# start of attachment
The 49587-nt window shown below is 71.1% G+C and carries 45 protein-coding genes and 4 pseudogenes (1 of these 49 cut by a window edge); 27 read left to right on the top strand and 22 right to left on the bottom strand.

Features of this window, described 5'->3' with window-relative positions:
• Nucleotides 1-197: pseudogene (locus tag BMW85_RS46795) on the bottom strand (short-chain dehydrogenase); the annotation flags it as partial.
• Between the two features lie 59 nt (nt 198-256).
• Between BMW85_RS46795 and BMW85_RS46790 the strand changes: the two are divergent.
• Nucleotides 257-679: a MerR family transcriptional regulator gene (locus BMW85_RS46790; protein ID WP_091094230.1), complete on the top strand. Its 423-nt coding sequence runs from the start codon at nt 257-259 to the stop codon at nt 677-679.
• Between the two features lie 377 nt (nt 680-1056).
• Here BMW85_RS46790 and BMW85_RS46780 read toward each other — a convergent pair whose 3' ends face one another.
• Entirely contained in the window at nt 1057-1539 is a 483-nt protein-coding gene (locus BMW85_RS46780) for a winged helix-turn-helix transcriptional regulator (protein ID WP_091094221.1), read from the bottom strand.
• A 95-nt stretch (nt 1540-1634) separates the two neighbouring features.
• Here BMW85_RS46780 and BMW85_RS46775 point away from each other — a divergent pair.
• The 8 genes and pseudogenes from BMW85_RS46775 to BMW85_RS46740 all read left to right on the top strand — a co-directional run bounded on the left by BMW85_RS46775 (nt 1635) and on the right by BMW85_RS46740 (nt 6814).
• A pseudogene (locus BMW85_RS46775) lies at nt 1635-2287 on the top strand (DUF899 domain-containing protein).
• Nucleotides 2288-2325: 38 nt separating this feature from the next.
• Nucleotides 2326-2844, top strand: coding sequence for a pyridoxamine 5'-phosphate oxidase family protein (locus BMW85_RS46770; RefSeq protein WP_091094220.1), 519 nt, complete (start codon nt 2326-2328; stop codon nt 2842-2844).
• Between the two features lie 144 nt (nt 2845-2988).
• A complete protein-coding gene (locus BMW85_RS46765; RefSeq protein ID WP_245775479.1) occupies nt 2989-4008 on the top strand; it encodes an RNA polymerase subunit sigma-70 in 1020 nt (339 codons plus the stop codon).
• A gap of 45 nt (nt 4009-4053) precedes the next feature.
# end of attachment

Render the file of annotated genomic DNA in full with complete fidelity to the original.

The 49587-nt window shown below is 71.1% G+C and carries 45 protein-coding genes and 4 pseudogenes (1 of these 49 cut by a window edge); 27 read left to right on the top strand and 22 right to left on the bottom strand.

Features of this window, described 5'->3' with window-relative positions:
• Nucleotides 1-197: pseudogene (locus tag BMW85_RS46795) on the bottom strand (short-chain dehydrogenase); the annotation flags it as partial.
• Between the two features lie 59 nt (nt 198-256).
• Between BMW85_RS46795 and BMW85_RS46790 the strand changes: the two are divergent.
• Nucleotides 257-679: a MerR family transcriptional regulator gene (locus BMW85_RS46790; protein ID WP_091094230.1), complete on the top strand. Its 423-nt coding sequence runs from the start codon at nt 257-259 to the stop codon at nt 677-679.
• Between the two features lie 377 nt (nt 680-1056).
• Here BMW85_RS46790 and BMW85_RS46780 read toward each other — a convergent pair whose 3' ends face one another.
• Entirely contained in the window at nt 1057-1539 is a 483-nt protein-coding gene (locus BMW85_RS46780) for a winged helix-turn-helix transcriptional regulator (protein ID WP_091094221.1), read from the bottom strand.
• A 95-nt stretch (nt 1540-1634) separates the two neighbouring features.
• Here BMW85_RS46780 and BMW85_RS46775 point away from each other — a divergent pair.
• The 8 genes and pseudogenes from BMW85_RS46775 to BMW85_RS46740 all read left to right on the top strand — a co-directional run bounded on the left by BMW85_RS46775 (nt 1635) and on the right by BMW85_RS46740 (nt 6814).
• A pseudogene (locus BMW85_RS46775) lies at nt 1635-2287 on the top strand (DUF899 domain-containing protein).
• Nucleotides 2288-2325: 38 nt separating this feature from the next.
• Nucleotides 2326-2844, top strand: coding sequence for a pyridoxamine 5'-phosphate oxidase family protein (locus BMW85_RS46770; RefSeq protein WP_091094220.1), 519 nt, complete (start codon nt 2326-2328; stop codon nt 2842-2844).
• Between the two features lie 144 nt (nt 2845-2988).
• A complete protein-coding gene (locus BMW85_RS46765; RefSeq protein ID WP_245775479.1) occupies nt 2989-4008 on the top strand; it encodes an RNA polymerase subunit sigma-70 in 1020 nt (339 codons plus the stop codon).
• A gap of 45 nt (nt 4009-4053) precedes the next feature.